Thanks for those figures. The estimate I was given for Australian centers was roughly 600 members spread over about 8 centers, but with about 200 of those being at the Sydney center. There may be more "on the books", but that was for active members.

I believe New Zealand has a couple of centers too. Does anyone have any figures for those?

May 10, 2006  
Blogger CZ said...

Hi Anne,

I dont seem to be able to find the Goseigen verse you quoted in my version of Goseigen. I believe SM published a new version of Goseigen in 2002 and alot of the content has been changed. The tone of the new publication has been clearly marked down to appease critics of SM. It is supposedly also more reader-friendly. As usual, SM would claim that it is not the content which has been altererd as the changes are a result of higher quality of tranlation. The so called "real meaning" of the Holy Words has been finally brought to light, so they claimed.

May 11, 2006  
Blogger Anne said...

Hi ZT,

Very interesting! Thank you for that.

I'm curious now to know how this part reads in your edition.

The part I quoted is in "Warning to the Modern Age", 4th to last paragraph (or 5th to last if you count the postscript added by Okada). The relevant paragraph starts off Even with all these warnings, if they still regard these as "words uttered in delirium," make light of and laugh at the Teachings conveyed by thee... In my edition, the part I quoted is the second sentence in that paragraph.

Can I ask you to have another look and tell us the current wording?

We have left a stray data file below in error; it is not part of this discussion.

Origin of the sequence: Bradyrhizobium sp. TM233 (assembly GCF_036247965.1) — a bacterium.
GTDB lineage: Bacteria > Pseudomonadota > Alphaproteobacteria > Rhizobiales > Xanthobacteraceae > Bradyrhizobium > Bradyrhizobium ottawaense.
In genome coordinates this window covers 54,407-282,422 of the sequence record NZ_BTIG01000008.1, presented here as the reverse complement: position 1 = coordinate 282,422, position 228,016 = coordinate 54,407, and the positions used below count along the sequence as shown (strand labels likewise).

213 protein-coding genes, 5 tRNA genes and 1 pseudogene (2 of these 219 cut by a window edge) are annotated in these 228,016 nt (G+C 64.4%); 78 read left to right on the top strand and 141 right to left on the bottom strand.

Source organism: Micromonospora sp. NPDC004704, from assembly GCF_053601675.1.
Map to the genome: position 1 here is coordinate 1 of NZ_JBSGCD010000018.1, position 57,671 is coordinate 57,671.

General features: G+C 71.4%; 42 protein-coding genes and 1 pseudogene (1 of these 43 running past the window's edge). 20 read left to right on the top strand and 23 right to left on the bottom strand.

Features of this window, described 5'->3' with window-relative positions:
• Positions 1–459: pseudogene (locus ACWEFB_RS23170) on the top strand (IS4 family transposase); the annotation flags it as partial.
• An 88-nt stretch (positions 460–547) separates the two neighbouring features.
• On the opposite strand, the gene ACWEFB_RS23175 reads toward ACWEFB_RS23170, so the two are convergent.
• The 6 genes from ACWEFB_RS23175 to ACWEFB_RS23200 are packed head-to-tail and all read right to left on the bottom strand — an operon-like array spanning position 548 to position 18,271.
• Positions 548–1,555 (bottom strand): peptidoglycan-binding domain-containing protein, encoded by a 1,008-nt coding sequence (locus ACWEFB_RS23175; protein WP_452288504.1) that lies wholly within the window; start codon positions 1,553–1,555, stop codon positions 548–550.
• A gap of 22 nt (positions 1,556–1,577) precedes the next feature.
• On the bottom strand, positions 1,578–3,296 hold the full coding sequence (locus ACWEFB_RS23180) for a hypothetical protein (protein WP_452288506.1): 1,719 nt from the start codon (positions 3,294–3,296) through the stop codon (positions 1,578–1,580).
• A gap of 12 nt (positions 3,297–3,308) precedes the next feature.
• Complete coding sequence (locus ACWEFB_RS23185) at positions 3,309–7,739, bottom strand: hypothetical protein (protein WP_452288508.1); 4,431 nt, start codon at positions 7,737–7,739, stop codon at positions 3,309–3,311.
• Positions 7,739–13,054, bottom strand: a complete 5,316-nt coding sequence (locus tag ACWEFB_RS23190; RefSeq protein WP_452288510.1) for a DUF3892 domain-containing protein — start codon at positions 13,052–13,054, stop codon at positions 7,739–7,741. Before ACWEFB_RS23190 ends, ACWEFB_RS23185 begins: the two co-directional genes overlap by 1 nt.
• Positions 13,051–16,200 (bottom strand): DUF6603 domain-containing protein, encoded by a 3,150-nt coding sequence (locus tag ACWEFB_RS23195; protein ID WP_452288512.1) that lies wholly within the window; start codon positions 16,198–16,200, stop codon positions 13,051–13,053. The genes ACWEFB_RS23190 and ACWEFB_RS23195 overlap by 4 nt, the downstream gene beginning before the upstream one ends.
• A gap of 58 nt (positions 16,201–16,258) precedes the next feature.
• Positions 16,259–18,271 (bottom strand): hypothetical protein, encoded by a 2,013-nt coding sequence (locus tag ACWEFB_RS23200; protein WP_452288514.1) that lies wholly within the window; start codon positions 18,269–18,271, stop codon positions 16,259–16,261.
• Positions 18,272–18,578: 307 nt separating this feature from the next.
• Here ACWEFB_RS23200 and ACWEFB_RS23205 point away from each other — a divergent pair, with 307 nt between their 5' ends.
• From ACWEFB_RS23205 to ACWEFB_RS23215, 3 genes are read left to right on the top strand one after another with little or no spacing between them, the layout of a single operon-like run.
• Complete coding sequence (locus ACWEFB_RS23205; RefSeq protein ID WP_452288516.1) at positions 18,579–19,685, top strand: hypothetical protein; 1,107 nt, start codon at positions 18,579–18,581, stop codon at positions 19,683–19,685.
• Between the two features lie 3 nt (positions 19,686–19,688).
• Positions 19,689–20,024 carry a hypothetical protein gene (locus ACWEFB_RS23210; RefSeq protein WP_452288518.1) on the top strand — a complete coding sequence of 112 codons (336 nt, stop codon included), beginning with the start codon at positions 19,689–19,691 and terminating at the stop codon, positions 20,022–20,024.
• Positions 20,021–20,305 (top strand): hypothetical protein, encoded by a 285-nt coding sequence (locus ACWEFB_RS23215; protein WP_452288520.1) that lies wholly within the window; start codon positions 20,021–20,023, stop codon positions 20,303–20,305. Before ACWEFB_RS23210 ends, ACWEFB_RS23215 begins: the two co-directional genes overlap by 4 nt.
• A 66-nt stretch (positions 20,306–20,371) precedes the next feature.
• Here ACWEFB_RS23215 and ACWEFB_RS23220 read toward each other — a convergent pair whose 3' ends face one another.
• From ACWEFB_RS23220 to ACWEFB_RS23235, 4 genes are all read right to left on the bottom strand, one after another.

Thanks again.

May 11, 2006  
Blogger Steve said...

Hi Anne,
I think Tebecis unwittingly give the membership away in New Zealand. In his latest incarnation of his first book now called 'Is the future in our Hands' he states on p84 Ms Okada travelled to New Zealand and visited the Auckland Mahikari Center " much to the delight of about 100 people". Considering Ms Okada is said to be the source of a members ability to radiate the so called true light, after all she is the goddess of Mahikari culture. I's not hard to to believe that every mahikari member in New Zealand would do anything in their power to be in her presence and have the chance of meeting her.

I think it would be reasonable to estimate the membership of New Zealand to about 100.

I was recently speaking with a former member from Europe, he mentioned that centres are closing and being incorporated, also from all the chatter going on in discussion groups it seems the same thing is happening in Japan.
In Australia, it seems centres have closed and people are using their own homes as meeting places. So unless SM breaks its code of silence and opens it books for public scrutiny to prove other wise, it is safe to say the membership has stalled and has been declining for some time.